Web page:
World Conference on International Telecommunications began on Monday!

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Internet is a word which brings both good and bad. A day without an internet connection is like closed out from the rest of the world, not that it is good to feel like that, but most of us do feel like that. As the World Wide Web being the greatest ocean of information from around the world and beyond, there is always a shadow of darkness around it. Obviously, doesn’t everything in the world have positives and negatives? But, the fact that “the negative” of the Internet may be a privacy threat is not to be just blinked away and it is not. Most of you might be aware about a global conference taking place in Dubai regarding this issue…

A World Conference on International Telecommunications began on Monday in Dubai with some 190-plus nations discussing the global internet’s future and will last for 2 weeks. At the Conference, governments will vote to update the terms of the international telecommunications regulations (ITRs) treaty, which set out the principles intended to direct the flow of information the world over. The ITRs have not been updated since 1988, well before the emergence of the commercial internet.

BBC reports that,

“The brutal truth is that the internet remains largely [the] rich world’s privilege, ” said Dr Hamadoun Toure, secretary-general of the UN’s International Telecommunications Union, ahead of the meeting.

“ITU wants to change that.”

The search giant Google has warned the conference as a threat against the “open internet” and is asking users to support their petition to keep the internet free and open at their blog. But the agency thinks different, they claim that it is needed to ensure investment in infrastructure to help more people access the net.

The biggest fear which is spreading now about this global conference is about the censorship which has already been passed. As reported by the CNN;

“Member States already have the right, as stated in Article 34 of the Constitution of ITU, to block any private telecommunications that appear ‘dangerous to the security of the State or contrary to its laws, to public order or to decency.’ The treaty regulations cannot override the Constitution,” said Hamadoun Touré, the ITU Secretary-General.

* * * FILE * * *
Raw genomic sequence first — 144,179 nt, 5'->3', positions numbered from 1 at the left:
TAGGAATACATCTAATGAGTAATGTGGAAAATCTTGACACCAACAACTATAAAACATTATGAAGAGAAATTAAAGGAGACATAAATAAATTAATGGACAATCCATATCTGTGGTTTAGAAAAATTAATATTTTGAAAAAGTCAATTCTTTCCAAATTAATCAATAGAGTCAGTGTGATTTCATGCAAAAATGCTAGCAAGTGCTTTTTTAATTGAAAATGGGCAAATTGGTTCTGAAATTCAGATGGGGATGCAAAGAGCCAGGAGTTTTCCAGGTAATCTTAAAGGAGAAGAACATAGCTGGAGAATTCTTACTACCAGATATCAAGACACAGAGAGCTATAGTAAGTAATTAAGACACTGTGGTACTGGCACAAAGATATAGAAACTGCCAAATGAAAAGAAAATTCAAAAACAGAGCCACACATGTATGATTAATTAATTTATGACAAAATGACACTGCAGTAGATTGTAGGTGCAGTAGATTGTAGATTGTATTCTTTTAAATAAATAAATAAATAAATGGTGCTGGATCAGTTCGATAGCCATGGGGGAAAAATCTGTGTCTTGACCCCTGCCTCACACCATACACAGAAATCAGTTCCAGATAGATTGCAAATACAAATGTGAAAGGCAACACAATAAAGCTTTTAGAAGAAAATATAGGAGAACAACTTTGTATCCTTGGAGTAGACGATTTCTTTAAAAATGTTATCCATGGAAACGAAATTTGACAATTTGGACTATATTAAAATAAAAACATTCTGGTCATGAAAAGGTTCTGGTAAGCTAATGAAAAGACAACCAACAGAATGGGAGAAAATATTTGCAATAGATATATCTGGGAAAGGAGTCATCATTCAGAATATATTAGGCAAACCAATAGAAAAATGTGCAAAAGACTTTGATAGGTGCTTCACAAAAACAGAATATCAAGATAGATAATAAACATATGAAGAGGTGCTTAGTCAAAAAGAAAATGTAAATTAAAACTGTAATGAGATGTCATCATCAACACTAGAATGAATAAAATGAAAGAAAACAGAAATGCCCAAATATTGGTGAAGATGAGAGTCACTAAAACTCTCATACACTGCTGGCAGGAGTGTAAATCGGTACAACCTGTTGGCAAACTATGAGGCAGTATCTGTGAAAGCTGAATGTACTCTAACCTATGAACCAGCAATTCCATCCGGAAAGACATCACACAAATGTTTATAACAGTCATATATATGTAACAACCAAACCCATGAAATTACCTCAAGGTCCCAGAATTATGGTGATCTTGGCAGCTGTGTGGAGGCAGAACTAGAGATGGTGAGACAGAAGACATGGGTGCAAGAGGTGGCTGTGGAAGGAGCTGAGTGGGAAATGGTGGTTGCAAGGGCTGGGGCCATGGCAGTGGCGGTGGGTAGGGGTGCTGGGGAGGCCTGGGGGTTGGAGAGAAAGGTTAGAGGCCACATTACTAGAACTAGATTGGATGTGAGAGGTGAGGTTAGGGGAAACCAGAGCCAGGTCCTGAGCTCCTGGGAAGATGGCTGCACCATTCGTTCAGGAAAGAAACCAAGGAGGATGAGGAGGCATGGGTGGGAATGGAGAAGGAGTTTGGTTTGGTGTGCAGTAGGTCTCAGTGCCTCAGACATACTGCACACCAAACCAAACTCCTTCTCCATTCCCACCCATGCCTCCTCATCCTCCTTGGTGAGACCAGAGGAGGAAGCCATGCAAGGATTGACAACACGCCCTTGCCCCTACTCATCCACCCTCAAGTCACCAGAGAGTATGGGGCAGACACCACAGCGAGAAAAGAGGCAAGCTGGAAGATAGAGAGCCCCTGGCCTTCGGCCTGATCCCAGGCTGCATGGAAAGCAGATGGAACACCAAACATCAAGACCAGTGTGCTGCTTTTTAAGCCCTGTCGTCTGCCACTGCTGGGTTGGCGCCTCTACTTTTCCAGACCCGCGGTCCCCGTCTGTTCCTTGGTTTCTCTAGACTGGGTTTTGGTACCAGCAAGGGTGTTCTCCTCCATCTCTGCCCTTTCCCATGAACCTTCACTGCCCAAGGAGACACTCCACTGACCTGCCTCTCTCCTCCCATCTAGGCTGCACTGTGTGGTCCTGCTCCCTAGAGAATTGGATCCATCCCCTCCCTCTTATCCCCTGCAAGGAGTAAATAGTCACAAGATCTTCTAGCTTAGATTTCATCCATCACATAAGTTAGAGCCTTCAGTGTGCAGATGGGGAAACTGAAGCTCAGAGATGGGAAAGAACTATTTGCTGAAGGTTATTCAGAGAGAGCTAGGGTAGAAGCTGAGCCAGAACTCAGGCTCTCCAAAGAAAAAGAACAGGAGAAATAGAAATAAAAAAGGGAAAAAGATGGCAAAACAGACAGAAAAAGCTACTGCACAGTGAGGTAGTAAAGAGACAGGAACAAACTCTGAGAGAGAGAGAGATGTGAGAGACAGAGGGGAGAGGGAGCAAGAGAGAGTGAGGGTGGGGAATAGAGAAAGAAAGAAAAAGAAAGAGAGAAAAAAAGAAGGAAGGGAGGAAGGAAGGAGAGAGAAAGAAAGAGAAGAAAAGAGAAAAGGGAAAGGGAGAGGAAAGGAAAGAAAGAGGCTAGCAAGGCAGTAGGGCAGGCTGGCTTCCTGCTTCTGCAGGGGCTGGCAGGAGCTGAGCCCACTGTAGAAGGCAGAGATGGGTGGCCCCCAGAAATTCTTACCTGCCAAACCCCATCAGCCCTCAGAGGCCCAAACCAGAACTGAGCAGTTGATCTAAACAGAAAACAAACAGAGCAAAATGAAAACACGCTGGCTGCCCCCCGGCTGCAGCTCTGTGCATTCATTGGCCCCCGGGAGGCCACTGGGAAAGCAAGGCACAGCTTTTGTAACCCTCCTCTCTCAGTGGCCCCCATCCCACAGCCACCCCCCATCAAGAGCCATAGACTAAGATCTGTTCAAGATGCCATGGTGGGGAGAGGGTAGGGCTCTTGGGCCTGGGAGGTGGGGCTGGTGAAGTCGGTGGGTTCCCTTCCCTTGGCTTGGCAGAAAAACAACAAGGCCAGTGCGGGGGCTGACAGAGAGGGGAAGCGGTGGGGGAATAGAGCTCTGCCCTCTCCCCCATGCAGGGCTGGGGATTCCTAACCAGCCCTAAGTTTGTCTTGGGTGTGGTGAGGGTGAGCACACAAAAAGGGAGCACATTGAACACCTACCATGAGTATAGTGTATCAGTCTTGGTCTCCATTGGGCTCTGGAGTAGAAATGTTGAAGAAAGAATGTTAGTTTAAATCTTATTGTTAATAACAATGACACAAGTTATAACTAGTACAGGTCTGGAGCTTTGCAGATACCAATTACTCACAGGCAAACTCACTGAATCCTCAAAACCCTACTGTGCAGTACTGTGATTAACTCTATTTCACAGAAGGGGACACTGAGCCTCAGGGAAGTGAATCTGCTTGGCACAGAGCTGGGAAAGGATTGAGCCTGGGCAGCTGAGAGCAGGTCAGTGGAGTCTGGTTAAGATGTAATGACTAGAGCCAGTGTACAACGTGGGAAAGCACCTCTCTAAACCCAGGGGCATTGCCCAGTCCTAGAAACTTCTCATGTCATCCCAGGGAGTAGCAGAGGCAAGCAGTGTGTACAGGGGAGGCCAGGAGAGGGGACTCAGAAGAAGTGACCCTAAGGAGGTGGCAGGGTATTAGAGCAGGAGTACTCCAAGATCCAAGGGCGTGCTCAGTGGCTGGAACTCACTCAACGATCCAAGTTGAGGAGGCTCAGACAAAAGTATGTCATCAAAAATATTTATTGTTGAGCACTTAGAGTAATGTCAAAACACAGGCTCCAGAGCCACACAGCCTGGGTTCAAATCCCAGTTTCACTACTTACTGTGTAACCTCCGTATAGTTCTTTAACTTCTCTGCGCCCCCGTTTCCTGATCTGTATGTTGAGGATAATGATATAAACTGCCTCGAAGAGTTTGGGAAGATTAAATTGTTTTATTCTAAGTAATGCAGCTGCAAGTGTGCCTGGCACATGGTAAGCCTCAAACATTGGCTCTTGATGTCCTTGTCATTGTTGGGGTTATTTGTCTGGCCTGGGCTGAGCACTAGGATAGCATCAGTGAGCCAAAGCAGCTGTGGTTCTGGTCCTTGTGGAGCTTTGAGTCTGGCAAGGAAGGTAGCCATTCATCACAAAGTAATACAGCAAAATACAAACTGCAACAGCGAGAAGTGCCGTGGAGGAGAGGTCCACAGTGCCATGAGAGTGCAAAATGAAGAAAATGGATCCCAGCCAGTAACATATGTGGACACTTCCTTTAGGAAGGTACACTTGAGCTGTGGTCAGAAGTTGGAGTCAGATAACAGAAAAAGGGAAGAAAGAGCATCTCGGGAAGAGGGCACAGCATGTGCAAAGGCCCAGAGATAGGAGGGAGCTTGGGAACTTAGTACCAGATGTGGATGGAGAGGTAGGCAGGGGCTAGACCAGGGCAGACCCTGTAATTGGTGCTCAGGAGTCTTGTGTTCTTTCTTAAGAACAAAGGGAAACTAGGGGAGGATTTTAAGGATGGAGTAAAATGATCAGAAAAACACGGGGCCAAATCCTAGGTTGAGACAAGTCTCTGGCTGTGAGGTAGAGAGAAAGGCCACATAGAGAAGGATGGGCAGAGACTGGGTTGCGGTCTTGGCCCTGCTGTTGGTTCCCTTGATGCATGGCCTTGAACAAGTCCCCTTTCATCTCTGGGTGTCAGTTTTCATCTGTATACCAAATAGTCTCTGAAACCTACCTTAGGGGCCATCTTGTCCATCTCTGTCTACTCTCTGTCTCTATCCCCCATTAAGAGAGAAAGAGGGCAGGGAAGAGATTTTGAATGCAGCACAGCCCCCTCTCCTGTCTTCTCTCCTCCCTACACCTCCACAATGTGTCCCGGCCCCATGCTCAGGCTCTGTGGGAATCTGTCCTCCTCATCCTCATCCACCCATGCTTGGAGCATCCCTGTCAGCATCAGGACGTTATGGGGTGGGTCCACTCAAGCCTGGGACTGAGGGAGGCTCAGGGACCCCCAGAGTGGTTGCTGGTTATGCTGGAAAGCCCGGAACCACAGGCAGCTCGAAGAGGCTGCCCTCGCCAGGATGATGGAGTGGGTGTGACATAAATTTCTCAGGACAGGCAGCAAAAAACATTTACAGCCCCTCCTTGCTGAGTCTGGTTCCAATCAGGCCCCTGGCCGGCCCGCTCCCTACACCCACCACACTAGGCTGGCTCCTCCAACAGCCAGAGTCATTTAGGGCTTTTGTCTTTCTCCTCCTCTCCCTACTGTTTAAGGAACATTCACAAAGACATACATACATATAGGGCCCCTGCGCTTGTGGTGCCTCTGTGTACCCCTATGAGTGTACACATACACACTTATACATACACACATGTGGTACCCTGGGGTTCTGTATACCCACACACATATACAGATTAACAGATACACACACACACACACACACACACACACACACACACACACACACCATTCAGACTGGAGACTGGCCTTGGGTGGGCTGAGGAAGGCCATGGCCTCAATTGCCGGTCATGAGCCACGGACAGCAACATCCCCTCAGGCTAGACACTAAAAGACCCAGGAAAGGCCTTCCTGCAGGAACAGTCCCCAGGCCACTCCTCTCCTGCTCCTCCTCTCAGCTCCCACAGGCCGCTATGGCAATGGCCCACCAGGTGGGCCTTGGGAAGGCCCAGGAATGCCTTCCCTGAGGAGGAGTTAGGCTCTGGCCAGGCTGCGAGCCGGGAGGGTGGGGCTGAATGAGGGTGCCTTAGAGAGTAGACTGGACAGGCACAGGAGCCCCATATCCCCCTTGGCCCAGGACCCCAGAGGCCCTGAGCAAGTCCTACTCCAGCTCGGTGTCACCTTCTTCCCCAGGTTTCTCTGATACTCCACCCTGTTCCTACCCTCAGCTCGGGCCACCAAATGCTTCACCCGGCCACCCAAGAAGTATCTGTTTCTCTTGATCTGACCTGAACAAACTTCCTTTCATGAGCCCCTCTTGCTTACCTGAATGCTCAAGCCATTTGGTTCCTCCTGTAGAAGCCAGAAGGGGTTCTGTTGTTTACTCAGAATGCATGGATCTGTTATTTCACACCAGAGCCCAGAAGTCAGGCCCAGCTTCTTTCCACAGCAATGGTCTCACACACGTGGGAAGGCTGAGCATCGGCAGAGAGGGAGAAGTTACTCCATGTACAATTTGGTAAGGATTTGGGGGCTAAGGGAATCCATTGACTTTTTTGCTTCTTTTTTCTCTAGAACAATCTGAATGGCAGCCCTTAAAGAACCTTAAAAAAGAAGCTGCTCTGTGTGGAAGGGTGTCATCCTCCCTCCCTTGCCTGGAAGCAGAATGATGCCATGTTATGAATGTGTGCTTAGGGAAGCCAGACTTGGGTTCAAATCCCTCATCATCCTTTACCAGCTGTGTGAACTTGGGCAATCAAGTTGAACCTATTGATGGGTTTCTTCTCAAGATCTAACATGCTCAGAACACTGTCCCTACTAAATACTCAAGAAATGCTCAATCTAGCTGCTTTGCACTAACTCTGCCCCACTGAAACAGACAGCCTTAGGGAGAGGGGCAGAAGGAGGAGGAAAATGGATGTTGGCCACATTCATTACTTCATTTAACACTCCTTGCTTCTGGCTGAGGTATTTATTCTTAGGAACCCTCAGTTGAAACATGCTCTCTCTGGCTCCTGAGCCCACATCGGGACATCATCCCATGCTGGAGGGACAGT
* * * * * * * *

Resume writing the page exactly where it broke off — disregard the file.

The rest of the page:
Emma Llanso, a policy attorney with the Center for Democracy & Technology, said proposals by various governments to treat internet connections like the telephone system are cause for concern regarding privacy and the unfettered, free flow of information.

But there is no “doomsday” internet kill switch scenario, she said.

“There’s not going to be some kind of doomsday scenario that there’s a treaty that makes the internet go dark,” Llanso said. “What we’re seeing is governments putting forward visions of the internet and having discussions.”

The conference is said to include recommendation that there be an invasive approach of governments in managing the internet, in managing the content that goes via the internet, what people are looking at, what they’re saying. Other topics which are playing around the discussion table include spectrum and technology standards to improve global interoperability and efficiency, Cybersecurity, spam and data retention etc.

Terry Kramer, the US’s ambassador to Wcit said;

“These fundamentally violate everything that we believe in terms of democracy and opportunities for individuals, and we’re going to vigorously oppose any proposals of that nature.”

He also added that, he is concerned by a proposal by Russia which said member states should have “equal rights to manage the internet”, which will lead to more censorship.

Another issue of concern is that, major websites having to pay a fee to send data along telecom operators’ networks. Yes, that means like our telephone network.  Some European and Middle Eastern members are calling for so-called termination fees, in which networks where a web session begins must pay the routing cost for the session’s destination, similar to how we have to pay for our phone calls, which they call a quality-based-model. (Is there anything which is available for cheap these days?). Firms might face charges if they wanted to ensure streamed video and other good quality content downloads.

The above model, if comes to action is going to see a large drop in Internet use and maybe an “impossible for us” for the common man with those high prices about to be charged but those in the conference claims that it is a way to bring about internet monitoring.

The conference is all locked up and secret and God knows what we are about to hear? – Is the World Wide Web going to be an unreachable resource for common man in the future :(.

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